Counselor for Economic and Social Affairs
U.S. Mission to the United Nations
New York, New York
November 13, 2020
AS SUBMITTED FOR THE RECORD
I would like to start by thanking the Third Committee Bureau and our colleagues for the spirit of cooperation. We take this opportunity to make brief but important points of clarification on some of our key priorities for the Third Committee. We underscore that these and other UN General Assembly resolutions are non-binding documents that do not create rights or obligations under international law. The United States understands that General Assembly resolutions do not change the current state of conventional or customary international law. We do not read resolutions to imply that Member States must join or implement obligations under international instruments to which they are not a party, and any reaffirmation of such Conventions or treaties applies only to those States that are party to them. Moreover, U.S. co-sponsorship of, or our joining consensus on, resolutions does not imply endorsement of the views of special rapporteurs or other special procedures mandate-holders as to the contents or application of international law.
Points of Clarification
COVID-19: The United States is leading the global response to COVID-19. The U.S. Government has allocated $20.5 billion for the development of vaccines and therapeutics, preparedness efforts, and foreign assistance. Our global efforts build upon decades of U.S. investment in life-saving health and humanitarian assistance, and we continue to ensure that the substantial U.S. funding and scientific efforts remain a central and coordinated part of the worldwide effort against this deadly virus. We are achieving real results by helping nations around the world respond to COVID-19 and therein protecting the United States.
Universal Health Coverage: The United States aspires to help increase access to high-quality health care, both for improved health outcomes and for better preparedness as we see with the COVID-19 pandemic. However, as made clear in the 2019 UNGA Political Declaration on Universal Health Coverage (UHC), it is important that each country should develop its own approach to achieving UHC within its own context. Another critical aspect of successful UHC we wish to highlight is the necessary role of partnerships with the private sector; civil society organizations, including faith-based organizations; and other stakeholders. As we said at the time of the adoption of the Political Declaration, patient control and access to high-quality, people-centered care are key.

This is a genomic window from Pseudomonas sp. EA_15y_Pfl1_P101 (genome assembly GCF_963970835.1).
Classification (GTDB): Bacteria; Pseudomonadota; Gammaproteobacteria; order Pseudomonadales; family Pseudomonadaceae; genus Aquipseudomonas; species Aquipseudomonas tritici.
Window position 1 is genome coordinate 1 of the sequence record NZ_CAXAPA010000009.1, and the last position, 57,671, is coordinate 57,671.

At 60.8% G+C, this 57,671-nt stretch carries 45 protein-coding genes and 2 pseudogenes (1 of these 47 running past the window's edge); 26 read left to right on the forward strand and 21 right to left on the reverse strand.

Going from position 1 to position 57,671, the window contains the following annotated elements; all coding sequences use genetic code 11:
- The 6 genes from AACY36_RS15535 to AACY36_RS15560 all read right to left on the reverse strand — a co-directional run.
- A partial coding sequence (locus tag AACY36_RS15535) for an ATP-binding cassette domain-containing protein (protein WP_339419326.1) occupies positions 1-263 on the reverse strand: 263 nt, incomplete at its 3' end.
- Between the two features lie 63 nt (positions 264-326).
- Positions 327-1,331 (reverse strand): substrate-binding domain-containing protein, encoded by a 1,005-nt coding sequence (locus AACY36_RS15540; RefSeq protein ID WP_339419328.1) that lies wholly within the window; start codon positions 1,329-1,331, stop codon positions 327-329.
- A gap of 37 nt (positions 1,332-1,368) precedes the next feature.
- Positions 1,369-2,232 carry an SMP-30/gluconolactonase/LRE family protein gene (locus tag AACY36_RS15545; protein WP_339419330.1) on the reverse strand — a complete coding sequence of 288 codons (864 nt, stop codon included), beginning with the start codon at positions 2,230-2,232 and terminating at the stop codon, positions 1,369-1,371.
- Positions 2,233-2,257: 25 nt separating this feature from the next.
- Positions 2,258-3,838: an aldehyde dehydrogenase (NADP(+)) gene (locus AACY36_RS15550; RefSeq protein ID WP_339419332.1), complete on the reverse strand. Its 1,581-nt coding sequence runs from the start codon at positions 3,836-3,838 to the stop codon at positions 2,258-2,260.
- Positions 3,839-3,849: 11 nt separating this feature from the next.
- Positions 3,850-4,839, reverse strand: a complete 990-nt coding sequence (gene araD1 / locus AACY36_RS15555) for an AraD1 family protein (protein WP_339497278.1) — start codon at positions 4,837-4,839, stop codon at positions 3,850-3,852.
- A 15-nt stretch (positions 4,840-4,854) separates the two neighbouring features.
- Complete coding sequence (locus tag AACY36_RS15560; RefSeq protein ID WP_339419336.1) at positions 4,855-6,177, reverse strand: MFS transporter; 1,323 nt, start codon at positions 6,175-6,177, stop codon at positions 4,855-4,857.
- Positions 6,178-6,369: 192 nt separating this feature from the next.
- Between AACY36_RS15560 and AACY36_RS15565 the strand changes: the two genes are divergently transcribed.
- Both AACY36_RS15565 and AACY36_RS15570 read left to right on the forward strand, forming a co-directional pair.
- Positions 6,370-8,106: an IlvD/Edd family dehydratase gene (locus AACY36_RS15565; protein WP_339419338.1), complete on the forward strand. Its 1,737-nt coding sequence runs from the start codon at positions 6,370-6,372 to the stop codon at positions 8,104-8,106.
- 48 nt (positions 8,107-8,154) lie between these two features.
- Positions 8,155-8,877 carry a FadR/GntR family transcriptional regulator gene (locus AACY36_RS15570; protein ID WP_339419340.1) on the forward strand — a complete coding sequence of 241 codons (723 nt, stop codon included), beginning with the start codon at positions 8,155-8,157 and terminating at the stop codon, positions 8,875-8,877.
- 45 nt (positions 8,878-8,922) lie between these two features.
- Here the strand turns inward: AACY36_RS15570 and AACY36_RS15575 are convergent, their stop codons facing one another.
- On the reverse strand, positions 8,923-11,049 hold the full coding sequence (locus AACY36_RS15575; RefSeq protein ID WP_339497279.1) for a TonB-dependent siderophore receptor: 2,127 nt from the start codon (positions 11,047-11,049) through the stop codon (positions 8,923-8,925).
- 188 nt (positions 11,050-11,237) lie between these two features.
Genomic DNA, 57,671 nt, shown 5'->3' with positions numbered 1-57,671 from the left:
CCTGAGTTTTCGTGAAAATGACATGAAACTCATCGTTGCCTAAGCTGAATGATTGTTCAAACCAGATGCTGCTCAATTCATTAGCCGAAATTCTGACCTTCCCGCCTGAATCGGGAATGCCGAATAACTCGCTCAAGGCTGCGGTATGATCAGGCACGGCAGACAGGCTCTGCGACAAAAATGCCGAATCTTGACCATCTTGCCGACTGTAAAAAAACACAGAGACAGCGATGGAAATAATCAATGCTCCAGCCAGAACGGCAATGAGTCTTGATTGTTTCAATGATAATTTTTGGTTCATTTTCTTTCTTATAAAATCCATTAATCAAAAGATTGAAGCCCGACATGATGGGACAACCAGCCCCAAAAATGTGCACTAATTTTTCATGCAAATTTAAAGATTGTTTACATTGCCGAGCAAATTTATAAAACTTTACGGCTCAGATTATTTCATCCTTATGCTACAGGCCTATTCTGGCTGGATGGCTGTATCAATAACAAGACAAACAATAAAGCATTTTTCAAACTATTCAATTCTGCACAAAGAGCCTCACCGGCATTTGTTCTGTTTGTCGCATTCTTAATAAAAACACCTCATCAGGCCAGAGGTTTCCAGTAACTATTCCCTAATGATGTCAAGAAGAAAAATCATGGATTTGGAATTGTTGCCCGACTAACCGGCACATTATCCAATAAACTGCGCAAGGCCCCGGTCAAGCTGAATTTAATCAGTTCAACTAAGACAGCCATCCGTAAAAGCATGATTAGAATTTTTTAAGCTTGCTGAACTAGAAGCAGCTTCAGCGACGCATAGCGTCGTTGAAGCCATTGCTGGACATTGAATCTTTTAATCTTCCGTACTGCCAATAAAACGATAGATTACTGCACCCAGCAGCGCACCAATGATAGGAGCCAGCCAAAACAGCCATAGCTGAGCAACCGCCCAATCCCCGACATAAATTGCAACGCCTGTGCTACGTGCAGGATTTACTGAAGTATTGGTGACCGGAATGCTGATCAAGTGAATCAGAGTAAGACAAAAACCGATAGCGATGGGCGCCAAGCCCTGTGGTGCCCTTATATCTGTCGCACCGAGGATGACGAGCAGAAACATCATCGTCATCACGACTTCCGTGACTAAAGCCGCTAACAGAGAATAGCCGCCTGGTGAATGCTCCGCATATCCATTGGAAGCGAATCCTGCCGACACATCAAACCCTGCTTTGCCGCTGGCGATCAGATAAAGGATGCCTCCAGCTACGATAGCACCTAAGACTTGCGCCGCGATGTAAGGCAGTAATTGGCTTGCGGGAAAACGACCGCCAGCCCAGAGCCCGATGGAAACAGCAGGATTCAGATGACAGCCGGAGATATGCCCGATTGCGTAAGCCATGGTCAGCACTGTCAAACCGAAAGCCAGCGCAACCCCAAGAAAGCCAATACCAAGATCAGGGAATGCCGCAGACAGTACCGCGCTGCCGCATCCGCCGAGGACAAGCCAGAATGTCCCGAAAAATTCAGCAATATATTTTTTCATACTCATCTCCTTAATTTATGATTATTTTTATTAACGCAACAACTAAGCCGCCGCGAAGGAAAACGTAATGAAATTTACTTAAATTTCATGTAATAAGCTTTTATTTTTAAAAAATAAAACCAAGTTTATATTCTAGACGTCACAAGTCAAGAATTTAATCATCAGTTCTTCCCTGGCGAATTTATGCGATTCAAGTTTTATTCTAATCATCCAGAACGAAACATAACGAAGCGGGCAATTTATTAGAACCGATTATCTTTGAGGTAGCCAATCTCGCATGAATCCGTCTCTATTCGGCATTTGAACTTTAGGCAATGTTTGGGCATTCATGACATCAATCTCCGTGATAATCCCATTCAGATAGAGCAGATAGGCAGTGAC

Women’s Equality and Empowerment: Consistent with the Geneva Consensus Declaration, the United States is committed to promoting women’s equality and to empowering women and girls. The United States is leading through our Women’s Global Development and Prosperity Initiative, which seeks to enhance opportunities for women to participate meaningfully in the economy and advance both prosperity and national security, as well as through the Women, Peace, and Security (WPS) agenda. Accordingly, when the subject of a resolution text is “women,” or in some cases “women and girls,” our preference in this context is to use these terms, rather than “gender,” for greater precision. The United States does not consider the outcome documents from the 63rd session of the Commission on the Status of Women to be the product of consensus.
International Criminal Court (ICC): The United States does not and cannot support references to the International Criminal Court and the Rome Statute that do not distinguish sufficiently between Parties and Non-Parties, or are otherwise inconsistent with U.S. positions on the ICC, particularly our continuing and longstanding principled objection to any assertion of ICC jurisdiction over nationals of States that are not parties to the Rome Statute, absent a referral from the UN Security Council or consent of such a State. Our position on the ICC in no way diminishes our commitment to supporting accountability for atrocities.